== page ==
||Like it? PLEASE +1 it! Thanks!|
12.0 The Entrepreneurial Firm Corporate Governance: Entrepreneurs and entrepreneurship in Africa
(Journal of Developmental Entrepreneurship, Oct 2002 by Kiggundu, Moses N)
Very few studies of entrepreneurship concern themselves with corporate governance. This is particularly true in Africa where by far the majority of entrepreneurial firms are very small and operate in the informal sector. Since the 1980s, Africa has undertaken political and economic reforms such as liberalization, privatization, and democratization. These have given rise to a new breed of entrepreneurs, either taking over privatized state enterprises or establishing sizable firms operating in the formal sector; all in need of good corporate governance.
Limited available evidence suggests that these African nouveaux riche, like the directors of state-owned enterprises (SOEs) before them, still need to understand the basic principles of corporate governance. They need to understand the differences in the respective roles and responsibilities of the corporate boards of directors, senior management, and the need for the separation of power and responsibilities between the two. Some board members often interfere with the day-to-day running of the corporation and senior managers are known to keep sensitive information away from board members for fear of selling it to the highest bidder (Kiggundu, 2001;1989). Few firms have functioning corporate boards and of those that do, even fewer function strategically.
Questions of corporate strategic management, accountability, transparency, responsibility to minority shareholders, social responsibility, and compliance with incorporation regulations such as disclosure rules remain problematic among the emerging African entrepreneurial class. The World Bank has recognized this need, and among other things, establishing a web site (www.gcgf.org), dedicated to improving corporate governance by fostering entrepreneurial accountability, transparency, responsibility, and fairness. In October 2001, the World Bank Group approved $2.8 billion for SMEs. The money will be used in direct and indirect financing, training and support for improved business environment and corporate governance (World Bank Press Review, October 22, 2001). Table 1 lists the five dimensions of the entrepreneurial firm: organization form, capital resources, corporate governance, and technical assistance.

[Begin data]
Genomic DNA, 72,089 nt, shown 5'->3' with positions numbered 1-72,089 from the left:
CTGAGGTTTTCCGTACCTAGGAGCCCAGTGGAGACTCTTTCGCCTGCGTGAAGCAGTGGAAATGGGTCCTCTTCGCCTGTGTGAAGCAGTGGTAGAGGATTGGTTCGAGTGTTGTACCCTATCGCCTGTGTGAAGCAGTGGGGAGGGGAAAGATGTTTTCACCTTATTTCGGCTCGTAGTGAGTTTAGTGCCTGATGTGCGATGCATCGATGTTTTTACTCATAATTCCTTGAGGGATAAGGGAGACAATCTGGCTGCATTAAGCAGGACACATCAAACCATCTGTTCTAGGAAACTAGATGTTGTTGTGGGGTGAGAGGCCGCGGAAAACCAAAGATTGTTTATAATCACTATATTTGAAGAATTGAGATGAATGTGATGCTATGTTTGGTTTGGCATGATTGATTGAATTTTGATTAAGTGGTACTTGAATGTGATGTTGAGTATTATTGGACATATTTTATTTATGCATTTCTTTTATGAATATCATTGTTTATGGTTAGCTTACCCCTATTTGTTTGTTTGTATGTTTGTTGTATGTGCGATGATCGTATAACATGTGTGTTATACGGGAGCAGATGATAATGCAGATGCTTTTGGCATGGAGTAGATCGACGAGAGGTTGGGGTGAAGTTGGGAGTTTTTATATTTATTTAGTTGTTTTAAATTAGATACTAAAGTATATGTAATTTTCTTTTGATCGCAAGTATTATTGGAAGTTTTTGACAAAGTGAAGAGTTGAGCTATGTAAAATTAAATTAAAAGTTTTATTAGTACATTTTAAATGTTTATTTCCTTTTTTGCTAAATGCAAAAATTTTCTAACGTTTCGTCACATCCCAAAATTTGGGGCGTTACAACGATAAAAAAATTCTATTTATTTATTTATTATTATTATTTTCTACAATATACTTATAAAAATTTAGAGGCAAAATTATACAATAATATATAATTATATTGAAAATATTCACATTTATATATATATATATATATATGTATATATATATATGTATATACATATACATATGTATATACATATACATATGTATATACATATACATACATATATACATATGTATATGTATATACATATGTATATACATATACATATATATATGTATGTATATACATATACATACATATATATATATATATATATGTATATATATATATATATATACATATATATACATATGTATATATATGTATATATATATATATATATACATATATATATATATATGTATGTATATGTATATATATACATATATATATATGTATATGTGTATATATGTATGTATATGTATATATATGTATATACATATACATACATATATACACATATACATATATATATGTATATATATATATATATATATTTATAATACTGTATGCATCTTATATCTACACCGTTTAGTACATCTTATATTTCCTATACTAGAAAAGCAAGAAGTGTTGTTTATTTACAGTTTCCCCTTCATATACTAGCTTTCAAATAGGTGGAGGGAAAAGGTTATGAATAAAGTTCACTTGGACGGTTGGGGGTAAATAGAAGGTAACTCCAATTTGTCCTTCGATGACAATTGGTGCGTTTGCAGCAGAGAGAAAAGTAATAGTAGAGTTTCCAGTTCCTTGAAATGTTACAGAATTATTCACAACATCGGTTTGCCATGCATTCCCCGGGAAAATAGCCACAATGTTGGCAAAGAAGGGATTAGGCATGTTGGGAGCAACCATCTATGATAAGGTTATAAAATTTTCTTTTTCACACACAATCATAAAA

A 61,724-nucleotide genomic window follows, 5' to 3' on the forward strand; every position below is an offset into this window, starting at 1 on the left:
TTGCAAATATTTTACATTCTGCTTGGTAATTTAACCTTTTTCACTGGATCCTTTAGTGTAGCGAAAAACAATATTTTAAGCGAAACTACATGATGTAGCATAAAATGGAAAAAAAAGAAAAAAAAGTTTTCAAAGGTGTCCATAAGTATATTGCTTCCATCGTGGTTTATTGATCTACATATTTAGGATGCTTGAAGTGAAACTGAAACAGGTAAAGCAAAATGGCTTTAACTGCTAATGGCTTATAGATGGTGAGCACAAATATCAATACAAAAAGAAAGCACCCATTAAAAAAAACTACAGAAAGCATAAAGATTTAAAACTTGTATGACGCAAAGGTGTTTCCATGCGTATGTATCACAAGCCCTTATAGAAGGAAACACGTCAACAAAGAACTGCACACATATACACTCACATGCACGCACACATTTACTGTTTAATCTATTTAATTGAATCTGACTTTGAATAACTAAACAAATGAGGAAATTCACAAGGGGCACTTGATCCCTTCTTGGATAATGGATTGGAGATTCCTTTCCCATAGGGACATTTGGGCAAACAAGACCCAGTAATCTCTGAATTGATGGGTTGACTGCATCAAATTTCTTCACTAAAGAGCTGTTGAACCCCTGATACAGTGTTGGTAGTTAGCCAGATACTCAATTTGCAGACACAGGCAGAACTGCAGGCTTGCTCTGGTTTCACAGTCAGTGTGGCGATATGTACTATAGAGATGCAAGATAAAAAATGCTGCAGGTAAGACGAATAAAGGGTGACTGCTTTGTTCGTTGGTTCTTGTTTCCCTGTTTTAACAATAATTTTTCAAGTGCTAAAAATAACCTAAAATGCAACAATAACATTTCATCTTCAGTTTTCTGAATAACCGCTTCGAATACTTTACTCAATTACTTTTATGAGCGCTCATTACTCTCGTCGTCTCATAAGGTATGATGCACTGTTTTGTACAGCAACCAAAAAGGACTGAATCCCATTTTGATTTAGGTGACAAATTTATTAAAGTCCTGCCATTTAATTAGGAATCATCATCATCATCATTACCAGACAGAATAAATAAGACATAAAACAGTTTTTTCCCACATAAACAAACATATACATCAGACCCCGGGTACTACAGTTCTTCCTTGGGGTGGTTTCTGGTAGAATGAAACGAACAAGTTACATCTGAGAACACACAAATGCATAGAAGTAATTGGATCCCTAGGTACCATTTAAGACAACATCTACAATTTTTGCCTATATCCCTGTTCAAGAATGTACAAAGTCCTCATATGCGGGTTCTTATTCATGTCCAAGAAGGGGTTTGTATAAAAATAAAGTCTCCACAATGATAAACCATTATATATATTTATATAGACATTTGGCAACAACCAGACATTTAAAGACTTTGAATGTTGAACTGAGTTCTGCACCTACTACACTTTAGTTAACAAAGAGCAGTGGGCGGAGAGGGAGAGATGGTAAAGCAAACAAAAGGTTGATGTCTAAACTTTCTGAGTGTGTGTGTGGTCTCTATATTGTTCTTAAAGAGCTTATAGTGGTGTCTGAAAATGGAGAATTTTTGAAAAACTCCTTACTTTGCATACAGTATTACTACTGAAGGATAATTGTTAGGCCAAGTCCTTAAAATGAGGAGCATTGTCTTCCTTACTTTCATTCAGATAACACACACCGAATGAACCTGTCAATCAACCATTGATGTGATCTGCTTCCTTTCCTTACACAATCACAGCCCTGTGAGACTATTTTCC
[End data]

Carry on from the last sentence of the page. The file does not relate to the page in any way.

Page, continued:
Related Articles1.0 What is known and what needs to be done: Entrepreneurs and entrepreneurship in Africa
8.0 The Entrepreneurial Firm: Entrepreneurs and entrepreneurship in Africa
SME's - still a strong component in the South African economy
18.0 Conclusion: Entrepreneurs and entrepreneurship in Africa
14.0 What Needs to be Done - Producing Useable Knowledge: Entrepreneurs and entrepreneurship in Africa
New Partnership for Africa’s Development
V. D. The Future of China-Africa Economic Relations: FACTORS INFLUENCING THE GROWING TIES
SMEs - South African SMEs and development capital
Writing Phenom David S. Fick Talks with Benin Mwangi! Part Two
13.0 The Entrepreneurial Firm The External Environment: Entrepreneurs and entrepreneurship in Africa
4.0 The African Entrepreneur Race/Ethnicity: Entrepreneurs and entrepreneurship in Africa
16.0 What Needs to be Done - Scaling Up: Entrepreneurs and entrepreneurship in Africa
3.0 The African Entrepreneur Personal Traits: Entrepreneurs and entrepreneurship in Africa
Entrepreneurship Fantasy Land
SME's - does protectionism help
17.0 What Needs to be Done - Mainstreaming Entrepreneurship: Entrepreneurs and entrepreneurship in Africa
6.0 The African Entrepreneur Behavioral Patterns: Entrepreneurs and entrepreneurship in Africa
California's Not a Big Entrepreneurship State
7.0 Conclusions: Gender Entrepreneurship and Competitiveness in Africa 2007
6.0 The broader context: Gender Entrepreneurship and Competitiveness in Africa, 2007
Home > African-Accounts > Journal of Development Entrepreneurship > 120 The Entrepreneurial Firm Corporate Governance Entrepreneurs and entrepreneurship in Africa > Google +
Free PDF Download
References: Constraints of growth-oriented enterprises in the southern and eastern African region
By Journal of Development Entrepreneurship
About the Author: Journal of Development Entrepreneurship
RSS for Journal of's articles - Visit Journal of's website
The Journal of Developmental Entrepreneurship (JDE) provides a forum for the dissemination of descriptive, empirical, and theoretical research that focuses on issues concerning microenterprise and small business development, especially under conditions of adversity.
Click here to visit Journal of's website.
More from Journal of Development Entrepreneurship
Market Orientation and Competition Constraints of growthoriented enterprises
Methodology Exploring entrepreneurship in a declining economy
70 The African Entrepreneur Entrepreneurial Competencies Entrepreneurs and entrepreneurship in Africa
Financial Management Constraints of growthoriented enterprises
Information and Networks Constraints of growthoriented enterprises in the southern and eastern African region
Related Forum PostsRe: Quote of the Day - “How do you stand out? Wow your customers
Re: need advice
Fundraising for 3rd world Entrepreneurs
My Favorite Entrepreneur – created by Armand Rousso
Re: Newbie from Africa
Share this article. Fund someone's dream.
Share this post and you'll help support entrepreneurs in Africa through our partnership with Kiva. Over $50,000 raised and counting - Please keep sharing! Learn more.
||Like this page? PLEASE +1 it!|